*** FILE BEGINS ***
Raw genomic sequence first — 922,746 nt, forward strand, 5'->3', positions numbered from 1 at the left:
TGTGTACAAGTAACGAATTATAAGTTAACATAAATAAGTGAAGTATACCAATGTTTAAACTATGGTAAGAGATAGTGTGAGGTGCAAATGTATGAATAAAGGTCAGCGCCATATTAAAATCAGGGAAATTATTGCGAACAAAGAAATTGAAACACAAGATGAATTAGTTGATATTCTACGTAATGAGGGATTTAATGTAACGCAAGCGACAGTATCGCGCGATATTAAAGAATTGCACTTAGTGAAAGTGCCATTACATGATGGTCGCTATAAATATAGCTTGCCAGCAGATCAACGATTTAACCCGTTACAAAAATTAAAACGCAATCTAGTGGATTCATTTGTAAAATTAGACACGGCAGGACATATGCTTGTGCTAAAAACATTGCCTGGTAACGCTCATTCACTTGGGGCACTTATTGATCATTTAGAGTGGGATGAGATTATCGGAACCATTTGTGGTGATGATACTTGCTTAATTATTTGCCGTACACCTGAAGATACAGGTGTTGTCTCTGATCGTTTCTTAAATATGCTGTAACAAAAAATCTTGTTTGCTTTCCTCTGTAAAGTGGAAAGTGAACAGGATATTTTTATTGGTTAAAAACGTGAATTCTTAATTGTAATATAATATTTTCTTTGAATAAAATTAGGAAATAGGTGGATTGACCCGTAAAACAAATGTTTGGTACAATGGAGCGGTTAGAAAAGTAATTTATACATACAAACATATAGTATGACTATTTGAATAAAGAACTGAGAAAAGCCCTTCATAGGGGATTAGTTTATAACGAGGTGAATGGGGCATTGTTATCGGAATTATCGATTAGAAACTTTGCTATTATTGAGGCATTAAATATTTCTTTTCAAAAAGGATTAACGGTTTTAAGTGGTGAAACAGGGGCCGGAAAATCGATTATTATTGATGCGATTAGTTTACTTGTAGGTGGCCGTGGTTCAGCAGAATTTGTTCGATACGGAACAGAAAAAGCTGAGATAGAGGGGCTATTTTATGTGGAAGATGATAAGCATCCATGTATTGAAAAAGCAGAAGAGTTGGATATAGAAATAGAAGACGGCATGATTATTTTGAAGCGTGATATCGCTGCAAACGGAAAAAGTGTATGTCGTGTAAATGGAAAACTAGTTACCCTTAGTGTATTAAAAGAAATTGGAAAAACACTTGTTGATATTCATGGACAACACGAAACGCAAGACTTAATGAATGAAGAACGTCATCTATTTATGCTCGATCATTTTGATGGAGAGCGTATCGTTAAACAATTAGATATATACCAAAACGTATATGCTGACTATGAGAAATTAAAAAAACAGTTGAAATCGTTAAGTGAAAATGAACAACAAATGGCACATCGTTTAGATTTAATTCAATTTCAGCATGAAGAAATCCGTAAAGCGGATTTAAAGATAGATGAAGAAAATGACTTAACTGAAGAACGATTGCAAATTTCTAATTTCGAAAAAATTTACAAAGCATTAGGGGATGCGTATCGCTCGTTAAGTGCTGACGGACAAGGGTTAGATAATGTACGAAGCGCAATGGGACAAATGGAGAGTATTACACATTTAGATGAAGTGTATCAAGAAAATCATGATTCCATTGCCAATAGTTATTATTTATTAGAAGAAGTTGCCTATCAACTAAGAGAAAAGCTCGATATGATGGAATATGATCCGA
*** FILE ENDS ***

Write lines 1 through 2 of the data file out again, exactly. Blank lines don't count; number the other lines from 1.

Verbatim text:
Raw genomic sequence first — 922,746 nt, forward strand, 5'->3', positions numbered from 1 at the left:
TGTGTACAAGTAACGAATTATAAGTTAACATAAATAAGTGAAGTATACCAATGTTTAAACTATGGTAAGAGATAGTGTGAGGTGCAAATGTATGAATAAAGGTCAGCGCCATATTAAAATCAGGGAAATTATTGCGAACAAAGAAATTGAAACACAAGATGAATTAGTTGATATTCTACGTAATGAGGGATTTAATGTAACGCAAGCGACAGTATCGCGCGATATTAAAGAATTGCACTTAGTGAAAGTGCCATTACATGATGGTCGCTATAAATATAGCTTGCCAGCAGATCAACGATTTAACCCGTTACAAAAATTAAAACGCAATCTAGTGGATTCATTTGTAAAATTAGACACGGCAGGACATATGCTTGTGCTAAAAACATTGCCTGGTAACGCTCATTCACTTGGGGCACTTATTGATCATTTAGAGTGGGATGAGATTATCGGAACCATTTGTGGTGATGATACTTGCTTAATTATTTGCCGTACACCTGAAGATACAGGTGTTGTCTCTGATCGTTTCTTAAATATGCTGTAACAAAAAATCTTGTTTGCTTTCCTCTGTAAAGTGGAAAGTGAACAGGATATTTTTATTGGTTAAAAACGTGAATTCTTAATTGTAATATAATATTTTCTTTGAATAAAATTAGGAAATAGGTGGATTGACCCGTAAAACAAATGTTTGGTACAATGGAGCGGTTAGAAAAGTAATTTATACATACAAACATATAGTATGACTATTTGAATAAAGAACTGAGAAAAGCCCTTCATAGGGGATTAGTTTATAACGAGGTGAATGGGGCATTGTTATCGGAATTATCGATTAGAAACTTTGCTATTATTGAGGCATTAAATATTTCTTTTCAAAAAGGATTAACGGTTTTAAGTGGTGAAACAGGGGCCGGAAAATCGATTATTATTGATGCGATTAGTTTACTTGTAGGTGGCCGTGGTTCAGCAGAATTTGTTCGATACGGAACAGAAAAAGCTGAGATAGAGGGGCTATTTTATGTGGAAGATGATAAGCATCCATGTATTGAAAAAGCAGAAGAGTTGGATATAGAAATAGAAGACGGCATGATTATTTTGAAGCGTGATATCGCTGCAAACGGAAAAAGTGTATGTCGTGTAAATGGAAAACTAGTTACCCTTAGTGTATTAAAAGAAATTGGAAAAACACTTGTTGATATTCATGGACAACACGAAACGCAAGACTTAATGAATGAAGAACGTCATCTATTTATGCTCGATCATTTTGATGGAGAGCGTATCGTTAAACAATTAGATATATACCAAAACGTATATGCTGACTATGAGAAATTAAAAAAACAGTTGAAATCGTTAAGTGAAAATGAACAACAAATGGCACATCGTTTAGATTTAATTCAATTTCAGCATGAAGAAATCCGTAAAGCGGATTTAAAGATAGATGAAGAAAATGACTTAACTGAAGAACGATTGCAAATTTCTAATTTCGAAAAAATTTACAAAGCATTAGGGGATGCGTATCGCTCGTTAAGTGCTGACGGACAAGGGTTAGATAATGTACGAAGCGCAATGGGACAAATGGAGAGTATTACACATTTAGATGAAGTGTATCAAGAAAATCATGATTCCATTGCCAATAGTTATTATTTATTAGAAGAAGTTGCCTATCAACTAAGAGAAAAGCTCGATATGATGGAATATGATCCGA